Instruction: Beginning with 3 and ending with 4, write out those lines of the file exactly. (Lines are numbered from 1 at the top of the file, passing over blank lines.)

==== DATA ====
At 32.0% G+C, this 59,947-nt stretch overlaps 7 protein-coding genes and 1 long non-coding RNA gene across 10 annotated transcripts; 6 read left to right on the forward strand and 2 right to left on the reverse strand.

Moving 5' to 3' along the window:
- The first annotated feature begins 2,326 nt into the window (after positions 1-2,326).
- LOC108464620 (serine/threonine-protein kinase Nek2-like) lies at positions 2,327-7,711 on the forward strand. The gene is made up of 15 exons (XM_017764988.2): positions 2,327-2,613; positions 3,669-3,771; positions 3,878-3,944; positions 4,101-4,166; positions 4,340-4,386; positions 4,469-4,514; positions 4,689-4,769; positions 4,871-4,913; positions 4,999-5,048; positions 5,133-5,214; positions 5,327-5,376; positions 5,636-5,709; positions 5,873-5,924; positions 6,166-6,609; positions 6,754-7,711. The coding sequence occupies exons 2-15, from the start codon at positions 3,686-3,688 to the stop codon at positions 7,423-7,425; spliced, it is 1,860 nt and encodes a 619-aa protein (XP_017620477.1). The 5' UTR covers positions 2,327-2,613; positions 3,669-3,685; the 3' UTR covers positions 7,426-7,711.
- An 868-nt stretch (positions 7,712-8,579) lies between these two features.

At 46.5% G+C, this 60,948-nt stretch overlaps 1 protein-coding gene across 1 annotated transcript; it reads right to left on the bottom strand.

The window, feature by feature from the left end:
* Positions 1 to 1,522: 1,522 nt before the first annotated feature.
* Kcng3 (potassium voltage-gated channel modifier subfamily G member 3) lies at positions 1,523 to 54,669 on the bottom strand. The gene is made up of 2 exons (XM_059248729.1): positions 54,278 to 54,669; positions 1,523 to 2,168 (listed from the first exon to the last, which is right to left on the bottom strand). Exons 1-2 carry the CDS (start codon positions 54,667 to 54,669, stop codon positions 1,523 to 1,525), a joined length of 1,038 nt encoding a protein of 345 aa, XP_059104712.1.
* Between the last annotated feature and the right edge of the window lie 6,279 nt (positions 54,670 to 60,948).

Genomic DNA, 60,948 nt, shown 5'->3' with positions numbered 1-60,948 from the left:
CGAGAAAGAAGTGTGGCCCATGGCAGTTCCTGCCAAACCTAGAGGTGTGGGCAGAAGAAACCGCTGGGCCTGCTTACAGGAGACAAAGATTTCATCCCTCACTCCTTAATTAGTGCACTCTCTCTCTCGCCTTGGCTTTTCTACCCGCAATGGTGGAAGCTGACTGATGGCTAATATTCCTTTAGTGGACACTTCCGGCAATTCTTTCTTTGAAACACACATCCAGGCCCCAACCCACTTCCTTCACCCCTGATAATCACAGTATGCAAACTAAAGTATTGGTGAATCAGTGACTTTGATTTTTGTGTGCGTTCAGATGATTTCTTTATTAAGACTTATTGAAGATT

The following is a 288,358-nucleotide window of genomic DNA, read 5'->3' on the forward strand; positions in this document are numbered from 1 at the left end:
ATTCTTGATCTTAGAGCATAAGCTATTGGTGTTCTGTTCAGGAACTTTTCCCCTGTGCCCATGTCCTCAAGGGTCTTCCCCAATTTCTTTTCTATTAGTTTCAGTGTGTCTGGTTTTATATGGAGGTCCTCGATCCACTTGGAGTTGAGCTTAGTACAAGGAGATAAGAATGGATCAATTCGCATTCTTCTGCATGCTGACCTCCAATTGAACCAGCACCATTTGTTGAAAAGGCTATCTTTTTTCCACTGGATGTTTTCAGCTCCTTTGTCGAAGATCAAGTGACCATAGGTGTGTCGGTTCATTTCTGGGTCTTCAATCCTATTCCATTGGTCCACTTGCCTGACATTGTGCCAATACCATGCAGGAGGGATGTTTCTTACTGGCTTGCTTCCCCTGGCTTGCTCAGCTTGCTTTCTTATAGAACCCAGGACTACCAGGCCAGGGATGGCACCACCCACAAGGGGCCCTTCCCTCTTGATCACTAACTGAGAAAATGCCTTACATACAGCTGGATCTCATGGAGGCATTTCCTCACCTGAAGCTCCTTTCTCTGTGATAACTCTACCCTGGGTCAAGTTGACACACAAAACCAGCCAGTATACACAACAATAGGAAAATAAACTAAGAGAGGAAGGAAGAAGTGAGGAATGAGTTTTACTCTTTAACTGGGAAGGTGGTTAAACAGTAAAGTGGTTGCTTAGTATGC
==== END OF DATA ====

- The first annotated feature begins 2,326 nt into the window (after positions 1-2,326).
- LOC108464620 (serine/threonine-protein kinase Nek2-like) lies at positions 2,327-7,711 on the forward strand. The gene is made up of 15 exons (XM_017764988.2): positions 2,327-2,613; positions 3,669-3,771; positions 3,878-3,944; positions 4,101-4,166; positions 4,340-4,386; positions 4,469-4,514; positions 4,689-4,769; positions 4,871-4,913; positions 4,999-5,048; positions 5,133-5,214; positions 5,327-5,376; positions 5,636-5,709; positions 5,873-5,924; positions 6,166-6,609; positions 6,754-7,711. The coding sequence occupies exons 2-15, from the start codon at positions 3,686-3,688 to the stop codon at positions 7,423-7,425; spliced, it is 1,860 nt and encodes a 619-aa protein (XP_017620477.1). The 5' UTR covers positions 2,327-2,613; positions 3,669-3,685; the 3' UTR covers positions 7,426-7,711.